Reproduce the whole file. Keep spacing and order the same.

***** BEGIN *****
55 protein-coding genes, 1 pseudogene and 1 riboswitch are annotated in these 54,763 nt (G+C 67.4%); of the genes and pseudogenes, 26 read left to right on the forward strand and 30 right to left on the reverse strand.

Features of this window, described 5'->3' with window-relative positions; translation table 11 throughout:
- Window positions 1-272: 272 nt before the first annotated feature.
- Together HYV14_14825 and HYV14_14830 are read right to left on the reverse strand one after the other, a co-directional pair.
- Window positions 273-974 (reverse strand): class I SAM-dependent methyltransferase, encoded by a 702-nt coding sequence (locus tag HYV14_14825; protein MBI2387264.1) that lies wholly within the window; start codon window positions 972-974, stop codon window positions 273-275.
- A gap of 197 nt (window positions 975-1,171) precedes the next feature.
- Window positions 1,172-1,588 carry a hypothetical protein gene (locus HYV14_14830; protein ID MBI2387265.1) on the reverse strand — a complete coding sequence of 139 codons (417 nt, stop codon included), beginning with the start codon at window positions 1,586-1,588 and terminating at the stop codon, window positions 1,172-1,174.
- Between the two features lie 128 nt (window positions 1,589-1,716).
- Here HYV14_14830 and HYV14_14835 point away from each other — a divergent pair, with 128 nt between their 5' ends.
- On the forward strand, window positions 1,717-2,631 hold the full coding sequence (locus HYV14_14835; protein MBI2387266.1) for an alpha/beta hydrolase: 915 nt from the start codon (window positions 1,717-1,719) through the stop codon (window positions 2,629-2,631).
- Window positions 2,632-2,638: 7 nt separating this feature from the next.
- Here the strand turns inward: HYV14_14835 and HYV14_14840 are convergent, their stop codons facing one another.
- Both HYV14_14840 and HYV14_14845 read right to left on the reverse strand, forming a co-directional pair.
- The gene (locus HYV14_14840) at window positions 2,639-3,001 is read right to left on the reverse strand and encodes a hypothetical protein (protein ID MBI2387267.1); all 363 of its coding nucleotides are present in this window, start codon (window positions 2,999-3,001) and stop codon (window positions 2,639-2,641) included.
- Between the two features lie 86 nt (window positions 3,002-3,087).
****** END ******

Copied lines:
55 protein-coding genes, 1 pseudogene and 1 riboswitch are annotated in these 54,763 nt (G+C 67.4%); of the genes and pseudogenes, 26 read left to right on the forward strand and 30 right to left on the reverse strand.

Features of this window, described 5'->3' with window-relative positions; translation table 11 throughout:
- Window positions 1-272: 272 nt before the first annotated feature.
- Together HYV14_14825 and HYV14_14830 are read right to left on the reverse strand one after the other, a co-directional pair.
- Window positions 273-974 (reverse strand): class I SAM-dependent methyltransferase, encoded by a 702-nt coding sequence (locus tag HYV14_14825; protein MBI2387264.1) that lies wholly within the window; start codon window positions 972-974, stop codon window positions 273-275.
- A gap of 197 nt (window positions 975-1,171) precedes the next feature.
- Window positions 1,172-1,588 carry a hypothetical protein gene (locus HYV14_14830; protein ID MBI2387265.1) on the reverse strand — a complete coding sequence of 139 codons (417 nt, stop codon included), beginning with the start codon at window positions 1,586-1,588 and terminating at the stop codon, window positions 1,172-1,174.
- Between the two features lie 128 nt (window positions 1,589-1,716).
- Here HYV14_14830 and HYV14_14835 point away from each other — a divergent pair, with 128 nt between their 5' ends.
- On the forward strand, window positions 1,717-2,631 hold the full coding sequence (locus HYV14_14835; protein MBI2387266.1) for an alpha/beta hydrolase: 915 nt from the start codon (window positions 1,717-1,719) through the stop codon (window positions 2,629-2,631).
- Window positions 2,632-2,638: 7 nt separating this feature from the next.
- Here the strand turns inward: HYV14_14835 and HYV14_14840 are convergent, their stop codons facing one another.
- Both HYV14_14840 and HYV14_14845 read right to left on the reverse strand, forming a co-directional pair.
- The gene (locus HYV14_14840) at window positions 2,639-3,001 is read right to left on the reverse strand and encodes a hypothetical protein (protein ID MBI2387267.1); all 363 of its coding nucleotides are present in this window, start codon (window positions 2,999-3,001) and stop codon (window positions 2,639-2,641) included.
- Between the two features lie 86 nt (window positions 3,002-3,087).